The failure of Einstein X-ray observations to detect central neutron stars in most young supernova remnants (Helfand and Becker 1984) has provided interesting constraints on cooling theories (cf. review by Tsuruta 1985). The comparison of the measured fluxes with the predicted effective temperatures is sensitive to the nature of the emitted spectrum, commonly assumed to be blackbody. The presence of a substantial absorbing atmosphere can, however, produce significant departures. We have calculated model atmospheres for unmagnetized neutron stars with effective temperatures 105K ≦ Teff
≦ 106.5K using Los Alamos opacities and equations of state (Romani 1986). We consider a range of surface compositions, since the accretion of ∼10−19
⊙ will cover the surface to the X-ray photosphere and subsequent settling in the strong gravitational field can severely deplete the heavy species. In a low Z atmosphere (eg. He) the measured X-ray flux will substantially exceed the blackbody value–the Einstein limits on Teff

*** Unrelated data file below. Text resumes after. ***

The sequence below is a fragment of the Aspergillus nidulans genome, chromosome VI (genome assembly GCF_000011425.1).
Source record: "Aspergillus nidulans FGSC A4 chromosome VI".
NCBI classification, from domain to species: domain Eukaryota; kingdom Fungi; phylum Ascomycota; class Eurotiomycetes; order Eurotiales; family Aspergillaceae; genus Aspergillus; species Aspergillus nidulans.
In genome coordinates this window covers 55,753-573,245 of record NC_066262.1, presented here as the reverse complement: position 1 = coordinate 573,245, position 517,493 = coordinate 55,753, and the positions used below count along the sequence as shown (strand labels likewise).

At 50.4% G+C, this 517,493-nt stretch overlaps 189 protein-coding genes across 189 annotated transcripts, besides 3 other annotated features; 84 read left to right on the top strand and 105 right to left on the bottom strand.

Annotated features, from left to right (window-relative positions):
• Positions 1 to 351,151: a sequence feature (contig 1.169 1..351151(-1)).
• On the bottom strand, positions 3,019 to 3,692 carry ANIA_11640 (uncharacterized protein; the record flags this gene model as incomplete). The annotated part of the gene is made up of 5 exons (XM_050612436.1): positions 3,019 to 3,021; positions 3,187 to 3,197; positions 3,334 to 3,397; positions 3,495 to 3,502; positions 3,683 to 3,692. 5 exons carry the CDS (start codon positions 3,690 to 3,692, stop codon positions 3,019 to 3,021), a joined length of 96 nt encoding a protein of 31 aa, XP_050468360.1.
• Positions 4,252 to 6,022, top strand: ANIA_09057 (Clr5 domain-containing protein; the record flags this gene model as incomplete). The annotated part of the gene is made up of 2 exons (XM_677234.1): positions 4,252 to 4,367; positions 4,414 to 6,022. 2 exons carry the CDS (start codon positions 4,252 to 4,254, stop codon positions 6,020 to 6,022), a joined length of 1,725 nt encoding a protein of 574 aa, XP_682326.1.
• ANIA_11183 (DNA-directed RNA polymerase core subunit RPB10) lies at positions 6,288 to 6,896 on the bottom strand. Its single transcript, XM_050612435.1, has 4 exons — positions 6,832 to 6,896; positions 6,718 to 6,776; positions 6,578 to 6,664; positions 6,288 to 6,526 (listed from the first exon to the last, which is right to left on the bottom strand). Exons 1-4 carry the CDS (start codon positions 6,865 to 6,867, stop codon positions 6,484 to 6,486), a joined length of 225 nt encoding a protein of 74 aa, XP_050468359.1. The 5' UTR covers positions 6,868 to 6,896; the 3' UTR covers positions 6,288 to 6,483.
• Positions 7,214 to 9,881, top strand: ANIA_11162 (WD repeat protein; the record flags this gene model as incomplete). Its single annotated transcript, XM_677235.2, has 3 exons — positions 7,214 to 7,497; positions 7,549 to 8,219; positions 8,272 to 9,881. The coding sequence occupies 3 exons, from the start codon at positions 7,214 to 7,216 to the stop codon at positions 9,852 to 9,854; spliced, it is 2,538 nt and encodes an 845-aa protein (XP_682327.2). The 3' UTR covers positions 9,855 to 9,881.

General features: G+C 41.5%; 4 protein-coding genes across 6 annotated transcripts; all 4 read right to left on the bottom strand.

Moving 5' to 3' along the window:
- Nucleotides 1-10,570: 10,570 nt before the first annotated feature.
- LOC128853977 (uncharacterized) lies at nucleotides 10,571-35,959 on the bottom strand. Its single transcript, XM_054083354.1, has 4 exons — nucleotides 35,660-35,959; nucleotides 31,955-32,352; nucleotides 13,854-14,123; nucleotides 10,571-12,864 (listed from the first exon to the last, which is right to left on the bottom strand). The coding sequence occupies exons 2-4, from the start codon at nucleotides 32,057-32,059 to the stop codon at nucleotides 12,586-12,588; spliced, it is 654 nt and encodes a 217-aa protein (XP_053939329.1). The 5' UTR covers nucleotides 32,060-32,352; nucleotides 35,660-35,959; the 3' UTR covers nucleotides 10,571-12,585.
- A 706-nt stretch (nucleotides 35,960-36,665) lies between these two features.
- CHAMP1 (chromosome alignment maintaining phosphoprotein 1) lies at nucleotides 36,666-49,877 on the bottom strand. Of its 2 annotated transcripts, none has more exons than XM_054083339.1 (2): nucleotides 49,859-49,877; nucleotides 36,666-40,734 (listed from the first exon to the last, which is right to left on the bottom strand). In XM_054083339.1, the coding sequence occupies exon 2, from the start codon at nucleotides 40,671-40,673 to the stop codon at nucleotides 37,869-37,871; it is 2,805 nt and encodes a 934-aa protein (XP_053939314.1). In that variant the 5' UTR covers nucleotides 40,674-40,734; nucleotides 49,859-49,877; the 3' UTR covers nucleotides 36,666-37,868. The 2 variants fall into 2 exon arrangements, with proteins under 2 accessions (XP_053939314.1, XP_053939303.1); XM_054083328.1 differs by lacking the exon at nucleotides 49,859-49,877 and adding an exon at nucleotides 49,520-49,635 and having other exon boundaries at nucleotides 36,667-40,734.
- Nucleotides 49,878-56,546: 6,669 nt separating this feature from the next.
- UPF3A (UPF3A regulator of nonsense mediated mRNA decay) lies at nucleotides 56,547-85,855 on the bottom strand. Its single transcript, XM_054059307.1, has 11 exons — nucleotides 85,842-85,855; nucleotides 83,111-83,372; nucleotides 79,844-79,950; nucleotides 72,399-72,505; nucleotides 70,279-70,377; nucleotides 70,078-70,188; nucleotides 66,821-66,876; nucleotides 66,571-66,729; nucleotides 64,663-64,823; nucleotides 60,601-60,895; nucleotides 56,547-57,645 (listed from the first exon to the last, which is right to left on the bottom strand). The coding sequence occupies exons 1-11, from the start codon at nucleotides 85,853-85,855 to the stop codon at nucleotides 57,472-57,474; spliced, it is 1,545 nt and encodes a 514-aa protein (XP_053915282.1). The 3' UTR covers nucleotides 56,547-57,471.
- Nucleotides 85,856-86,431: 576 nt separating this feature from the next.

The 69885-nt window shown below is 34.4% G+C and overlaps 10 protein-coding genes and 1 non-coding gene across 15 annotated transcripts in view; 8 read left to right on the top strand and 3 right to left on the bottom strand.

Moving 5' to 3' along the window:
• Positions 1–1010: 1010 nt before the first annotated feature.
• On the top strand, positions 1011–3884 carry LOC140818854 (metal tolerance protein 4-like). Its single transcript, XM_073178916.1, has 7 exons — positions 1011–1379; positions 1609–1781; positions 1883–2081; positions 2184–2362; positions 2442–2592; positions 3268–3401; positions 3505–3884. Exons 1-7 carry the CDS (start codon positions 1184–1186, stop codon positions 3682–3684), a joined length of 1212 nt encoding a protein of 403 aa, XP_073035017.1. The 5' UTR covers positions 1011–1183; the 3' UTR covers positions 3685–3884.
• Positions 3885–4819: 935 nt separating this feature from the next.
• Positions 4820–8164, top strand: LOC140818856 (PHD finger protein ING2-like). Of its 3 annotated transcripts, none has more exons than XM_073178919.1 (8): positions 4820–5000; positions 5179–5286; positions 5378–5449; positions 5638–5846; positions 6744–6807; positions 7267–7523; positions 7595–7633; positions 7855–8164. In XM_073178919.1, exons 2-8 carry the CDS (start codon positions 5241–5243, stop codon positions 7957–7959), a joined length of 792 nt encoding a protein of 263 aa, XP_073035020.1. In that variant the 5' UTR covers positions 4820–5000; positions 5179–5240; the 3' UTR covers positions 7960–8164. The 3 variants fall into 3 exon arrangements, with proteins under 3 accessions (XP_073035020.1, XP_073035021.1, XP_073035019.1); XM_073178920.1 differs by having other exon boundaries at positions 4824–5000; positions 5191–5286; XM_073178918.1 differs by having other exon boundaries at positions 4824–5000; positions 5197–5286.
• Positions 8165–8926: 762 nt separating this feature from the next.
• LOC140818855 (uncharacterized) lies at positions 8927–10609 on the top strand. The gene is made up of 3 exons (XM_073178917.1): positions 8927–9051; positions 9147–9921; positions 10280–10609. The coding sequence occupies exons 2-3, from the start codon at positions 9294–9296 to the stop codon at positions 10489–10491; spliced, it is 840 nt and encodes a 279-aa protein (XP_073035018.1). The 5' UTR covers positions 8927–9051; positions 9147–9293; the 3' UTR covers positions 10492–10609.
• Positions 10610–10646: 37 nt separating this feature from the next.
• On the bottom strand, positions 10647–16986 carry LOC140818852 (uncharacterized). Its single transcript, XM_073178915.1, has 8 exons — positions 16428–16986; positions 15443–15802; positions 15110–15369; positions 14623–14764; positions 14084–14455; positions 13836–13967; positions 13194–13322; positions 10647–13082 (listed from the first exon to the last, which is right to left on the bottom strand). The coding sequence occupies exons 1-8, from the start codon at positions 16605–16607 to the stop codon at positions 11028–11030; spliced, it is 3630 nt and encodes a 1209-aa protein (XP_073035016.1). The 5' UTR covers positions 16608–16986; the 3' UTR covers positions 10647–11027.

are correspondingly lowered (eg. by ∼1.6 for SN1006 with a helium surface). For high Z atmospheres, the flux is close to the black body value, but prominent absorption edges are present. Recent calculations of the electron heat transport in magnetized neutron star envelopes (Hernquist 1984, 1985) have shown that, contrary to earlier estimates, magnetic fields will have a small effect on the heat flux (≳ 3 for parallel field geometries and ∼1 for tangled fields). Extension of the atmosphere computations to the magnetic case is important for comparison with X-ray observations of known pulsars.